Casa Antigüeña: The Corridor

Casa Antigüeña: The Corridor

Casas antigüeñas normally have at least one corridor or hallway, usually next to the garden and fountain. Omnipresent are the terra cotta floor tiles and wood beans and columns.

Now Stephanie asked how typical is the house that will be shown in the Casa antigüeña series on the first entry. Good question. Well the house is not for the middle class, it is a rather a house for expats or wealthy Guatemalans since it’s located in a very exclusive colonia (neighborhood). Nevertheless, just about all the elements of the house that would be shown are emblematic of the Casa Antigüeña, which by its very definition is for the wealthy. The only middle-class or poor people who still own a house in La Antigua Guatemala do it mostly through inheritance. No poor of middle-class Guatemalan can afford the real estate prices of La Antigua Guatemala. 🙁

© 2009 – 2013, Rudy Giron. All rights reserved.

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  • Erick

    To afford a house like that in Antigua, in that particular location, you better be loaded.

  • Oh, to be rich enough to have a house in Antigua….sigh…
    Lovely photo Rudy, that vine is one of my favorite ones ever; we planted some in our house and over the last year and a half it has completely taken over the patio.

  • I’m struck my the colours. Not something I would see here.

  • Raquel

    have to say that this looks far more ritzy than the house I lived in while I was in Antigua…I’m curious though Erik – exactly how loaded would you have to be to live here??
    and Rudy, as housing prices are out of reach of most guatemalans and not everyon owns a house by inheritance, do many people rent their houses??

  • cynthia

    I too was immediately drawn to the fabulous vine. Would someone be able to provide me with the name?
    I have many photos of those flowers from my visit in La Antigua last year.

  • Here you go Cynthia -courtesy of Wikipedia
    “Thunbergia mysorensis, or Clock Vine, is a woody-stemmed, evergreen climbing flowering plant, native to India. The name, mysorensis is derived from the city of Mysore in the south of India. Is also sometimes called “Brick & Butter Vine” & “Dolls’ Shoes”.

    The vine often reaches 20 feet (6 metres) and has narrow leaves. The flowers are shaped like pendants and are brownish red with a yellow center, and bloom from Spring to Autumn.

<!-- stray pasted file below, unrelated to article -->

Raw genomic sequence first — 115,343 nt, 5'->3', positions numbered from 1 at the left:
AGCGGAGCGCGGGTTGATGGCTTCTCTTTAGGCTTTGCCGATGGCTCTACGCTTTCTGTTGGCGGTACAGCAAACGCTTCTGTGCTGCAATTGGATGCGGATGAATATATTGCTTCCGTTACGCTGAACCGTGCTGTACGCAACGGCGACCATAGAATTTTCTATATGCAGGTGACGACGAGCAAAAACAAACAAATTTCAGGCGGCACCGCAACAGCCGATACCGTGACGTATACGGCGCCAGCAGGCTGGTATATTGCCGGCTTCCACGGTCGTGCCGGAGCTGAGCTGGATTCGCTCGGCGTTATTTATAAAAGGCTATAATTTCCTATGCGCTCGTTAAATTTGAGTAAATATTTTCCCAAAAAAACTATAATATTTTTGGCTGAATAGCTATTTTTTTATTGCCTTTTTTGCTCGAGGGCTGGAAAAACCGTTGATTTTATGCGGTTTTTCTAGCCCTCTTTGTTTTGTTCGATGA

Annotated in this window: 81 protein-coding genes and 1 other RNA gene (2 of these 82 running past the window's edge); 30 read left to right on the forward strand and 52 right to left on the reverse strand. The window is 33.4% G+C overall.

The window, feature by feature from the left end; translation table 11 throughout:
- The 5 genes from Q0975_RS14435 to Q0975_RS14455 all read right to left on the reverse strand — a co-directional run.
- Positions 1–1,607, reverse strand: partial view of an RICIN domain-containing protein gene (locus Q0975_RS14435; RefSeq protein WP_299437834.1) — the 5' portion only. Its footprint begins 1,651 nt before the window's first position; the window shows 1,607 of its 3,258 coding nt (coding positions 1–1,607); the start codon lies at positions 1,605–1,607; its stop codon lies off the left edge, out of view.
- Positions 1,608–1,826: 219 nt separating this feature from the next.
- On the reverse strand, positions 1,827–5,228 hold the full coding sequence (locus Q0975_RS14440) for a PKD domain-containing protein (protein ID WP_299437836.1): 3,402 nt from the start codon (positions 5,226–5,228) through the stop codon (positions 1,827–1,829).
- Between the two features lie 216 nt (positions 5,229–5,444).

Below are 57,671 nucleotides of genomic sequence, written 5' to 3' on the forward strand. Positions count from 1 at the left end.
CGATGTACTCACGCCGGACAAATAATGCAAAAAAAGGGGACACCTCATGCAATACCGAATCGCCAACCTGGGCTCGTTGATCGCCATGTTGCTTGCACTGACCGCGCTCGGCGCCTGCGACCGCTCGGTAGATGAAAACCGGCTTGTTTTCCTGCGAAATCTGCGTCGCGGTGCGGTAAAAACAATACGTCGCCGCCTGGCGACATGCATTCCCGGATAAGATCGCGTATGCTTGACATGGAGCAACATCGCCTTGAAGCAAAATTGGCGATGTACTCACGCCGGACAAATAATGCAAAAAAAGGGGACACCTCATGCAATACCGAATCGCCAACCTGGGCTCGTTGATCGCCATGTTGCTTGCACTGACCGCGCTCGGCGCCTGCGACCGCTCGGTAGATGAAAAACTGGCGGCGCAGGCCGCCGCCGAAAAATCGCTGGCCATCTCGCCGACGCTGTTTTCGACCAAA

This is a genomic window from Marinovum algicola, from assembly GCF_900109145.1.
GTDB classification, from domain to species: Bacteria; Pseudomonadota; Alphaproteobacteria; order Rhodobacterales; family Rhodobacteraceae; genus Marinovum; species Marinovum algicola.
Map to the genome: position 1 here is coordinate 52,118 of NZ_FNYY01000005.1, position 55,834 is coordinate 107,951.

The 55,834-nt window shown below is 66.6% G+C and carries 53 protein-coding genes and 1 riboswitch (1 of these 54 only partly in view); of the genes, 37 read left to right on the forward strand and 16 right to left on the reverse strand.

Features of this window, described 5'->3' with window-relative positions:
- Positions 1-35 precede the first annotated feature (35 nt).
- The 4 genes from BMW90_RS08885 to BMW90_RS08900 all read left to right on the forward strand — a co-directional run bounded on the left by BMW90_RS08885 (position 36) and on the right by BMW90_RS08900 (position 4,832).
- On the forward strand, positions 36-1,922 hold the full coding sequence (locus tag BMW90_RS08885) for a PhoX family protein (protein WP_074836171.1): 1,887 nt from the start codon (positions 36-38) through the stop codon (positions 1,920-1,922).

The plant is a popular tropical garden item because of its attractiveness to hummingbirds.”

  • @Erick, you’re so right when you say you better be loaded but only if you’re thinking in terms of the majority of Guatemalans’ income. 🙁

    @Jenn Klee, I like to see photos of your vine.

    @Babooshka, well, remember to wear dark glasses next time you visit La Antigua Guatemala because the colors are always rich and saturated.

    @Raquel, I wrote a disclaimer in the following entry, please, read it. Just to give you an idea, this house probably went on sale a couple of years ago somewhere between $200,000 and $250,000 and since the it takes 8 Quetzales to buy 1 dollar, we can say this house is about between 2 and 3 million Quetzales. Now if you take the minimum wage salary which is around Q1,700 per month you can begin to form an idea at how many minimum wage salaries it would take to pay just the monthly mortgage quota. Needless to talk about the 20% or 30% down payment needed to get the keys of this house.

    Yes, many people rent the house they live in. Now, remember we are specifically talking about the houses in and around Antigua.

    @Cynthia, this vine is normally found in La Antigua Guatemala by the name of tumbergia. Collar de la reyna and tumbergias are two very popular vines around Antigua. Check out the Guateflora series.

    @Jenn Klee, thanks for your wonderful response. From this point forward I am going to think of you as The Constant Gardener. 😉

  • Raquel

    Thanks Rudy! You do a wonderful job of explaining everything, and I learn something everytime i visit!